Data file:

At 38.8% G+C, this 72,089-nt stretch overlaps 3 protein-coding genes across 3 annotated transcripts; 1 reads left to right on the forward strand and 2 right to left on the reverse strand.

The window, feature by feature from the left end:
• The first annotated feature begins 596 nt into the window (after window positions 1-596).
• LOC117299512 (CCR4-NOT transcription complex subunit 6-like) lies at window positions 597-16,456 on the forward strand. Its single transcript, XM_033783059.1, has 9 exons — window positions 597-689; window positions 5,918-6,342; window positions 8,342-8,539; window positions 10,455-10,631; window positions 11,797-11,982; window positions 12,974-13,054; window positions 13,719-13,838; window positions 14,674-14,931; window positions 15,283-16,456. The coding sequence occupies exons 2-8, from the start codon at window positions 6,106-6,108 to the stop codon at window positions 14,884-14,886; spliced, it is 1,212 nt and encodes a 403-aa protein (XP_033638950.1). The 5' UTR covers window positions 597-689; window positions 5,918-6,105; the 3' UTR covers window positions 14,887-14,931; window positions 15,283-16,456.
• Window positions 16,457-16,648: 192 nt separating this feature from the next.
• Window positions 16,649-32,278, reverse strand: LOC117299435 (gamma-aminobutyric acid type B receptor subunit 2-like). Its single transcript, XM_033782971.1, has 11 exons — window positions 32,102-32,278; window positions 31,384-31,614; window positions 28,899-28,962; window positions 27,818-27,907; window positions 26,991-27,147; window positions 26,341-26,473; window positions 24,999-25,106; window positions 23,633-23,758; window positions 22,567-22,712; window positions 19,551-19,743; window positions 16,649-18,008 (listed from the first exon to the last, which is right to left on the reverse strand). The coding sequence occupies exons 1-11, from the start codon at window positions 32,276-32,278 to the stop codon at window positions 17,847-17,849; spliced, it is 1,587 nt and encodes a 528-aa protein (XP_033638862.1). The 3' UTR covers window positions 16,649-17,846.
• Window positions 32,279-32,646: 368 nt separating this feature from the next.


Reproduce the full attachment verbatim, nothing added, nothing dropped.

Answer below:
At 38.8% G+C, this 72,089-nt stretch overlaps 3 protein-coding genes across 3 annotated transcripts; 1 reads left to right on the forward strand and 2 right to left on the reverse strand.

The window, feature by feature from the left end:
• The first annotated feature begins 596 nt into the window (after window positions 1-596).
• LOC117299512 (CCR4-NOT transcription complex subunit 6-like) lies at window positions 597-16,456 on the forward strand. Its single transcript, XM_033783059.1, has 9 exons — window positions 597-689; window positions 5,918-6,342; window positions 8,342-8,539; window positions 10,455-10,631; window positions 11,797-11,982; window positions 12,974-13,054; window positions 13,719-13,838; window positions 14,674-14,931; window positions 15,283-16,456. The coding sequence occupies exons 2-8, from the start codon at window positions 6,106-6,108 to the stop codon at window positions 14,884-14,886; spliced, it is 1,212 nt and encodes a 403-aa protein (XP_033638950.1). The 5' UTR covers window positions 597-689; window positions 5,918-6,105; the 3' UTR covers window positions 14,887-14,931; window positions 15,283-16,456.
• Window positions 16,457-16,648: 192 nt separating this feature from the next.
• Window positions 16,649-32,278, reverse strand: LOC117299435 (gamma-aminobutyric acid type B receptor subunit 2-like). Its single transcript, XM_033782971.1, has 11 exons — window positions 32,102-32,278; window positions 31,384-31,614; window positions 28,899-28,962; window positions 27,818-27,907; window positions 26,991-27,147; window positions 26,341-26,473; window positions 24,999-25,106; window positions 23,633-23,758; window positions 22,567-22,712; window positions 19,551-19,743; window positions 16,649-18,008 (listed from the first exon to the last, which is right to left on the reverse strand). The coding sequence occupies exons 1-11, from the start codon at window positions 32,276-32,278 to the stop codon at window positions 17,847-17,849; spliced, it is 1,587 nt and encodes a 528-aa protein (XP_033638862.1). The 3' UTR covers window positions 16,649-17,846.
• Window positions 32,279-32,646: 368 nt separating this feature from the next.